• Maureen told us: “Our electronic mail should have the same safeguards as our physical mail has had for over a century. The government should require a warrant to read any citizen’s communication no matter the form of transmission of that communication.”
  • My name sake David argued: “A judge must be consulted each and every time a government agency wants to invade the privacy of individuals, and the judge must be free from government influence or interference.”
  • Robert emphasized the urgency: “In less than 25 years all privacy rights for Canadians will have vanished. If the people do not speak up now it will be too late.
  • One of our high-school participants Sal summed it all up by arguing that spying “is a threat to autonomy, trespass to the mind. Your most basic human right is your right to be yourself.”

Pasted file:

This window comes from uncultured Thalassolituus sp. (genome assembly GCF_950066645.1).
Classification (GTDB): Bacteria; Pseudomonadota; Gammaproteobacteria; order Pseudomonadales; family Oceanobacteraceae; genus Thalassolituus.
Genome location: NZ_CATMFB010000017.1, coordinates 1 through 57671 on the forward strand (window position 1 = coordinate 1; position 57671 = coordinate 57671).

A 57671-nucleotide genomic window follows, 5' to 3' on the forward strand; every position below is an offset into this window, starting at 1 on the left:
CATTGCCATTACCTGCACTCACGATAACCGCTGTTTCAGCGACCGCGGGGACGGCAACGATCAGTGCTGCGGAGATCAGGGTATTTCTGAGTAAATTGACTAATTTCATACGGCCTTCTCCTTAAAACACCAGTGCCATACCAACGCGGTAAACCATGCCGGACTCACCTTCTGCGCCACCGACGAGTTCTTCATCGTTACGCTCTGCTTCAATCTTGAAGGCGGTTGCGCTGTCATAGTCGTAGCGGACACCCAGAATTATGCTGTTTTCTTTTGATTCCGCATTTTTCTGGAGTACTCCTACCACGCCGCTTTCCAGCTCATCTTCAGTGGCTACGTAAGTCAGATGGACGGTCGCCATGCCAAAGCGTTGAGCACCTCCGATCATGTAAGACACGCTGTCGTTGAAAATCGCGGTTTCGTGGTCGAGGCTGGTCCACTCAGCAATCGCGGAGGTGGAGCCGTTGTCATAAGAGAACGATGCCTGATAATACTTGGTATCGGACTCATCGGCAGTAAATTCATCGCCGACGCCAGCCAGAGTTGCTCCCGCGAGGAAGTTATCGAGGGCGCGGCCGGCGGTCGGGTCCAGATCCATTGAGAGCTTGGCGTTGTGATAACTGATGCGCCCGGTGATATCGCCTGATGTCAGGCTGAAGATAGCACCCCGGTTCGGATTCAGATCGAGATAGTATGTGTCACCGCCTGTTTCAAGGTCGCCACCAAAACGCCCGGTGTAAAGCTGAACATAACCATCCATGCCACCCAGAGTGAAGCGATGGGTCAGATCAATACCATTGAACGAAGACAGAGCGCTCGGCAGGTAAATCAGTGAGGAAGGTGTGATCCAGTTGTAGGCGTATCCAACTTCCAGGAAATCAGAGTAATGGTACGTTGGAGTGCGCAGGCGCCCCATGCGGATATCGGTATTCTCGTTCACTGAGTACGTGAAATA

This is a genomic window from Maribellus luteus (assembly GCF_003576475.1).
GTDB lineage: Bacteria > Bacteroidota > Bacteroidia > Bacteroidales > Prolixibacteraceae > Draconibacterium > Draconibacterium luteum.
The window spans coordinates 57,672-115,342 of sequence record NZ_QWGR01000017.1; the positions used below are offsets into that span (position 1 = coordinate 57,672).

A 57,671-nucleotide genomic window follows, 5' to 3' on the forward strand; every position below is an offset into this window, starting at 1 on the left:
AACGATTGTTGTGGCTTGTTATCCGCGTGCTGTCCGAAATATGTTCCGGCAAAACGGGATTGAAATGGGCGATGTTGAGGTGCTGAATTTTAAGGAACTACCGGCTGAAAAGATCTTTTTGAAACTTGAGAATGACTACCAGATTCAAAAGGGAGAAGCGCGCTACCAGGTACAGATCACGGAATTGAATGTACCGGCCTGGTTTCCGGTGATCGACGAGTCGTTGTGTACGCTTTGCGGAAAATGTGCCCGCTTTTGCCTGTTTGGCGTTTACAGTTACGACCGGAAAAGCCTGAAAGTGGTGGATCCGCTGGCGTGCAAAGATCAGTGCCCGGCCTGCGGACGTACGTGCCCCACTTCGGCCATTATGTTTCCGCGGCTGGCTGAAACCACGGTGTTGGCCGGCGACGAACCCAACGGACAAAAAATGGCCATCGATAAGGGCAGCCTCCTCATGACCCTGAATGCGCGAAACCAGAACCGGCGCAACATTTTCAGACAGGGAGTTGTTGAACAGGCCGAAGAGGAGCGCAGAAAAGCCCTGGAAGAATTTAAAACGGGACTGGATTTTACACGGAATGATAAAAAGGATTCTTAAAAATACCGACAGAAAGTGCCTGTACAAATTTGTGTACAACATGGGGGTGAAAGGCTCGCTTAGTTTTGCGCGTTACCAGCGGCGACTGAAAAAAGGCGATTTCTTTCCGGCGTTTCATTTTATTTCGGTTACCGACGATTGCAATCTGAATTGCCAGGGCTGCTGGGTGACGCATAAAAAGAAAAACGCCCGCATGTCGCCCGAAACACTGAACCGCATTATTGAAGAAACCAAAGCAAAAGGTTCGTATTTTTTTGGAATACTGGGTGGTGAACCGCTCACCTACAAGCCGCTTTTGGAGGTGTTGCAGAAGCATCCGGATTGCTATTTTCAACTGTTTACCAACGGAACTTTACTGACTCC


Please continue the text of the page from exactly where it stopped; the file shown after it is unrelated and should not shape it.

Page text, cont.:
How can other groups replicate this?

We believe the message from our project is clear: rules to better safeguard our online privacy should be created not behind closed doors, but through the participation of all citizens. The Internet can be a powerful tool for more participatory models of decision-making, and we also hope other groups benefit from the detailed methodology section we included in our published plan.

Although this project was both topic- and country-specific (“Privacy in Canada”), we believe our methods could quite straightforwardly be adapted for other topics and settings. While we advise that you check out the full methodology section, some key lessons we learned include:

  • Our low-barrier, interactive crowdsourcing tool was key to maximizing public engagement with the project. We worked to ensure that the questions asked and issues raised were phrased in a way that was accessible to the general (i.e. non-expert) public. We also ensured people could choose to submit their questionnaire at any point, rather than being required to answer every question.